'The Glee Project' Resurges in Second Week, Premiere Ratings Boosted by Online Views
Last week's series premiere of "The Glee Project" had execs and analysts scratching their heads: the reality competition show was attached to one of the most popular scripted shows on television, yet the premiere saw only 455,000 viewers. Execs in charge of the show were especially disappointed as the preview video on YouTube (with the cast performing Katy Perry's "Firework") had gotten good traffic.
But the question of "where did all the viewers go?" might have been answered, and the answer is this: they didn't go anywhere. They all stayed right where they were, on the internet. According to Nielsen, if you count the viewership from the Oxygen network, Hulu, Oxygen.com, and VOD, the premiere episode of "The Glee Project" was watched by 4.5 million people.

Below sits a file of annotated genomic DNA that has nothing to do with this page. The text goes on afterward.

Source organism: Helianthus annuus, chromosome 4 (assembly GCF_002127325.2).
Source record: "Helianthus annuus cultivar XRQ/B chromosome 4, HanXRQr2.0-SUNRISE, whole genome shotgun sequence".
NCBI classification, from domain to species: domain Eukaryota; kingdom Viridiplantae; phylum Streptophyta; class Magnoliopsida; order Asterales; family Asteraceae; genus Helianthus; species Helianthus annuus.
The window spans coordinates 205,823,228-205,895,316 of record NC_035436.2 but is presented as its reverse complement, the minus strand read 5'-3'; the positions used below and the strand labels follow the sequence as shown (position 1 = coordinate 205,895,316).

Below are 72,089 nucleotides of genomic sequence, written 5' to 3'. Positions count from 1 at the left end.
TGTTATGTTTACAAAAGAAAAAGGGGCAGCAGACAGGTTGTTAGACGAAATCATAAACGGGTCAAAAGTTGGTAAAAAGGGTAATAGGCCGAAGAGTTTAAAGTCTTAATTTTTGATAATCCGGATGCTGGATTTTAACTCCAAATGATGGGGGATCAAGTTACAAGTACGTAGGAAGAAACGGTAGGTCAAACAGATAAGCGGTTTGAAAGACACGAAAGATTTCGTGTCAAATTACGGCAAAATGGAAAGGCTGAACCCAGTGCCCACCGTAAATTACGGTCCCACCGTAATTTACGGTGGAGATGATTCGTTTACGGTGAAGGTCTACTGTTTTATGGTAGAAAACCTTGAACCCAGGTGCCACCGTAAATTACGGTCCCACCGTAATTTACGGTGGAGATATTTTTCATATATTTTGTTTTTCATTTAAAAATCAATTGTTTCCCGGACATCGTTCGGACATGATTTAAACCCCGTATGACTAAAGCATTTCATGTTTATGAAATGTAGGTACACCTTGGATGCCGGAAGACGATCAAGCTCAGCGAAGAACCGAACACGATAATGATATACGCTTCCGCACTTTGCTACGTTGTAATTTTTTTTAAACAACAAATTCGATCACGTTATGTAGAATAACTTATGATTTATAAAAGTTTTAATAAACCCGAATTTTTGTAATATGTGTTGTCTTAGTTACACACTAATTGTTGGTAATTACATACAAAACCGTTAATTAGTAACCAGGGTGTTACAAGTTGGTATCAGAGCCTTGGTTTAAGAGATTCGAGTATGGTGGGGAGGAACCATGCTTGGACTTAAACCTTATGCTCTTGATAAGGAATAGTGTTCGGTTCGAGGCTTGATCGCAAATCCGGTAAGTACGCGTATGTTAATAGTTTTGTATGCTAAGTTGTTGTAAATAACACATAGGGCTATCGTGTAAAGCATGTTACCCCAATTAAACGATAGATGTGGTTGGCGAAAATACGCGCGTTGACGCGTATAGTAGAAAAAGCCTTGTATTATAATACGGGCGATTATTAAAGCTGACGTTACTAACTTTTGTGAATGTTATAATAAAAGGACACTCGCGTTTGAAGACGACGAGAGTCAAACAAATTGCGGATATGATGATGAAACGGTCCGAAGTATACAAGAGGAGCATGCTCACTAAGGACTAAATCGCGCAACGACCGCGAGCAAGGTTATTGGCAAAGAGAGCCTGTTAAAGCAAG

That means that more than twice as many people watched the premiere online or on demand than during the actual premiere slots.
Is "The Glee Project" a sign of the times, that Nielsen ratings can't be trusted on their own anymore? Probably. It should also be noted that the show premiered on the same night as the Tony Awards and the last game of the NBA Finals, making the normally competitive Sunday night even more competitive.
During week two, "The Glee Project" increased its 9pm viewership to 527,000...still not a great number, but better than 455,000. Plus, it's always encouraging to see a show get more viewers after its premiere, rather than lose them.
Granted, some of these online numbers are out there as a PR push from Oxygen. But the fact remains that Nielsen numbers can't be the only indicator that execs pay attention to anymore. Online viewership, number of "likes" on Facebook, and merchandising possibilities (soundtracks, live tours, etc.) must be a factor as well. And when you add those in...well, "The Glee Project" might have a bright future.
The Glee Project